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Flames can be seen from the air after an explosion at the site of a train derailment in southern Jefferson County, south of Louisville, Ky., on Wednesday. Three were injured.
Sam Upshaw/The Courier-Journal
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Date published: 11/1/2012
LOUISVILLE, Ky.--Sparks from a cutting torch ignited leaking vapors from a derailed train car and caused a fire that burned three workers and prompted the evacuation of a town near Louisville on Wednesday, a fire official said.
The blaze broke out shortly after 1 p.m. EDT.
Workers were using a cutting torch or welder to separate two of the derailed cars, said Lt. Col. Rick Harrison, assistant chief with the suburban Buechel Fire Department.
"Sparks ignited the vapor from the chemical itself," Harrison said.
Officials in West Point ordered its 1,000 residents to leave town as firefighters battled the blaze.
The town is a short distance from the fire, and a couple of shelters were set up nearby.
It was part of an evacuation within a 1.2-mile radius of the fire.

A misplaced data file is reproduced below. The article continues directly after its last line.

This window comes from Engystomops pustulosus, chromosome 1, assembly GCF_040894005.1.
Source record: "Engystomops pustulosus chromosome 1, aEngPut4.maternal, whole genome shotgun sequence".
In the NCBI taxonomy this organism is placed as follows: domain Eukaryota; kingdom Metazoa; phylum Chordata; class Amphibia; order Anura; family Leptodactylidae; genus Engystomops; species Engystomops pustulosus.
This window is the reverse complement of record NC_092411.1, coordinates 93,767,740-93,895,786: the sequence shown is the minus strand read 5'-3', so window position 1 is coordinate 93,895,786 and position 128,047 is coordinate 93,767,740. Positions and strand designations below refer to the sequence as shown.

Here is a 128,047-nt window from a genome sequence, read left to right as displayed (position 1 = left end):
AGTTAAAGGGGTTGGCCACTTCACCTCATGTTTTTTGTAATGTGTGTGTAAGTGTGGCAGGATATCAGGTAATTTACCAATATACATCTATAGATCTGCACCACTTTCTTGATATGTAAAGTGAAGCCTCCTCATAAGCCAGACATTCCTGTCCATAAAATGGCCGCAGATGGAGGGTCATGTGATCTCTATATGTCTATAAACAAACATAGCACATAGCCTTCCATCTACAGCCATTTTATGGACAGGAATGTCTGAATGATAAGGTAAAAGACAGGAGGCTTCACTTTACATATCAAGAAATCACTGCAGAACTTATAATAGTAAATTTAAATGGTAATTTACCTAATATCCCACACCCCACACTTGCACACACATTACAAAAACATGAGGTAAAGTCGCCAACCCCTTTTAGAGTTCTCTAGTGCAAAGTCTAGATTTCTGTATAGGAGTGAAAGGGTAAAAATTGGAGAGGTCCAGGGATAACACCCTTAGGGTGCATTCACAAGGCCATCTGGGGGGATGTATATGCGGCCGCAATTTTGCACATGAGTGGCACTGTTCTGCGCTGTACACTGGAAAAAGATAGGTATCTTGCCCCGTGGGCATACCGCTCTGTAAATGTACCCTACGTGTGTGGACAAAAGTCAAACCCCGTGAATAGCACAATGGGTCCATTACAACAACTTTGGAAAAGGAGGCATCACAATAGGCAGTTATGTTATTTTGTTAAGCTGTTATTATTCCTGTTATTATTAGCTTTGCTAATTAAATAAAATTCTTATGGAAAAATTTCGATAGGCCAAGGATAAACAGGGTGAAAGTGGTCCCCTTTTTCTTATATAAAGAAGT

The order also affected nearly 140 residences in southwest Louisville.
The three workers suffered burns and were taken to University of Louisville hospital.
Authorities had not released their names but said one was in critical condition.
A second was listed in serious condition and the third in fair condition.
The fire was contained to a tanker car that had contained butadiene, Harrison said.
Officials said they expected the residual amount of the butadiene to burn itself out in less than a couple of hours.
Butadiene is a colorless, flammable gas that smells mildly like gasoline, according to the National Institute for Occupational Safety and Health.
It is shipped as a liquefied, compressed gas.
It can cause irritation to the eyes, nose and throat and drowsiness and dizziness.
Exposure also can damage the central nervous system and the reproductive system.
People living beyond the evacuation area but within five miles of the blaze were being told to stay indoors, close all windows and doors, bring pets inside and turn off their heating and air conditioning systems.
Doug Hamilton, director of the Louisville Emergency Management Agency, said two other workers were injured but refused to be transported to the hospital.
Hamilton said the workers were wearing respirators when the fire erupted.
They work for R.J. Corman, one of the contractors helping to clean up the derailment, according to The Courier-Journal.
Workers on Wednesday had been planning to move two rail cars containing potentially deadly hydrogen fluoride that were part of a derailment Monday.
A Paducah & Louisville Railway train carrying hazardous chemicals derailed Monday morning near Dixie Highway.
A leak of a potentially explosive material was contained after the derailment, but crews have been working to put the railroad cars back on the track or remove them and the highway remained closed.